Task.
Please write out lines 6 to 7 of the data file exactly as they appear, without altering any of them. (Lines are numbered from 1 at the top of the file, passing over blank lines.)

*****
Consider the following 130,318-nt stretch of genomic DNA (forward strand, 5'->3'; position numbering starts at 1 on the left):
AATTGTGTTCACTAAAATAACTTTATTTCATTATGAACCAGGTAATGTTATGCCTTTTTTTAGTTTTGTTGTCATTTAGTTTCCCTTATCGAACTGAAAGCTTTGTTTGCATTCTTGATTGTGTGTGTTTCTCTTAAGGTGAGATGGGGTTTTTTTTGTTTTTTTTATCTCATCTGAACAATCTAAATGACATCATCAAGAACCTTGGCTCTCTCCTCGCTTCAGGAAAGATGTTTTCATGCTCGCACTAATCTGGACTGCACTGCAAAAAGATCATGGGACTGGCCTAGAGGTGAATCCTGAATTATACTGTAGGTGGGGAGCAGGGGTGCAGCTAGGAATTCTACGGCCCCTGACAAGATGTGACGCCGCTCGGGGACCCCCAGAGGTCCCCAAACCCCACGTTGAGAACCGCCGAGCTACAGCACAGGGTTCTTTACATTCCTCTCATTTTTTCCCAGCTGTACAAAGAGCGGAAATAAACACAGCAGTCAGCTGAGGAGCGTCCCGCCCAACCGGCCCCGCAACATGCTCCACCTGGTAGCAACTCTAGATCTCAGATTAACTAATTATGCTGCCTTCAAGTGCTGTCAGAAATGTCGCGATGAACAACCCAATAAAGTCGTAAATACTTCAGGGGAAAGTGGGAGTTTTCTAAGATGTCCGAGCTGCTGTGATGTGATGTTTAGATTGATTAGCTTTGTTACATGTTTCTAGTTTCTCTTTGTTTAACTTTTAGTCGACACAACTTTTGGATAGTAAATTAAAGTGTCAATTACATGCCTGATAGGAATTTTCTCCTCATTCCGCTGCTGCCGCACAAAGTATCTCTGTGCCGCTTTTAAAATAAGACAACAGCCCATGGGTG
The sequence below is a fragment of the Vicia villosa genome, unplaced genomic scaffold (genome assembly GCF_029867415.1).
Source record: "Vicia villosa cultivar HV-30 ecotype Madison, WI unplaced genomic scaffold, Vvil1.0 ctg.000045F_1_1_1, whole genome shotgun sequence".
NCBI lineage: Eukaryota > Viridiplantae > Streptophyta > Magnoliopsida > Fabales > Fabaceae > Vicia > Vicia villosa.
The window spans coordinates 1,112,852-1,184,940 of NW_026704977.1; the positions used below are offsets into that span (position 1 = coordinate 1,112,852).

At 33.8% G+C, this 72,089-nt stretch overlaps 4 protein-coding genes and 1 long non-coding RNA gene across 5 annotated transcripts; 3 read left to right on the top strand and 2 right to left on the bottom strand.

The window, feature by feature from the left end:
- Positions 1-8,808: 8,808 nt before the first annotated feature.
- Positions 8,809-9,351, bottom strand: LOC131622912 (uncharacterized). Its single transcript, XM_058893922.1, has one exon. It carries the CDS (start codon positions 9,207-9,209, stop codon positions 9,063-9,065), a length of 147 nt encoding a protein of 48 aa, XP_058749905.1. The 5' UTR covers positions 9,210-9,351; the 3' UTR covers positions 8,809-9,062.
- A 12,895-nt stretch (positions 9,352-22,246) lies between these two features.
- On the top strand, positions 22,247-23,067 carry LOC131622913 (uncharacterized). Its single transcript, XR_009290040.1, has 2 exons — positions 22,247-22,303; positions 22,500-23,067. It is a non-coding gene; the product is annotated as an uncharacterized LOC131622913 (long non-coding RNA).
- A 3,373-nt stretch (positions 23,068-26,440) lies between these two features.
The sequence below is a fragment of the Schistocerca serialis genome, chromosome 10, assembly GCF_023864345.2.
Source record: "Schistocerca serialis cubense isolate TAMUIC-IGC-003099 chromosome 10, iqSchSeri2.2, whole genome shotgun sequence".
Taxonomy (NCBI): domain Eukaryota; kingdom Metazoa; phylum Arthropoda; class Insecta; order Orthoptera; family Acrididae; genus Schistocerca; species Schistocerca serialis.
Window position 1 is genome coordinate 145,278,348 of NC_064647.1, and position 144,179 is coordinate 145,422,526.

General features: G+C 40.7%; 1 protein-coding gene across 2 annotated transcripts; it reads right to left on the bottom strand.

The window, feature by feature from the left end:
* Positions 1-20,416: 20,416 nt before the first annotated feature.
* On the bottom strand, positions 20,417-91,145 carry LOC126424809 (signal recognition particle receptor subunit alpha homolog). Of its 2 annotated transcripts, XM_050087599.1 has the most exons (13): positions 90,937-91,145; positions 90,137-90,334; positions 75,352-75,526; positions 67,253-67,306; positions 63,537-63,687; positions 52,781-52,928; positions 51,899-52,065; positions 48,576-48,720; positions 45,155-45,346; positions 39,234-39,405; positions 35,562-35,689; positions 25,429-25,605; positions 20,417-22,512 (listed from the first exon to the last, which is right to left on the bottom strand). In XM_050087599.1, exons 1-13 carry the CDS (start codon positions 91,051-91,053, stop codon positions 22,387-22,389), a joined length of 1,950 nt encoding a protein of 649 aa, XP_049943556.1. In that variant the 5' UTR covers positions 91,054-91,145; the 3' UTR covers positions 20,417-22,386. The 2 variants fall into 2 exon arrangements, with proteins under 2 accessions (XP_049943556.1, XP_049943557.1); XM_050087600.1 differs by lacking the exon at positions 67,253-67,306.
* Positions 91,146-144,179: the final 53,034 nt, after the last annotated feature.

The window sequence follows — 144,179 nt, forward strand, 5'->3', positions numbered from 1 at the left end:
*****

The window spans coordinates 1,112,852-1,184,940 of NW_026704977.1; the positions used below are offsets into that span (position 1 = coordinate 1,112,852).

At 33.8% G+C, this 72,089-nt stretch overlaps 4 protein-coding genes and 1 long non-coding RNA gene across 5 annotated transcripts; 3 read left to right on the top strand and 2 right to left on the bottom strand.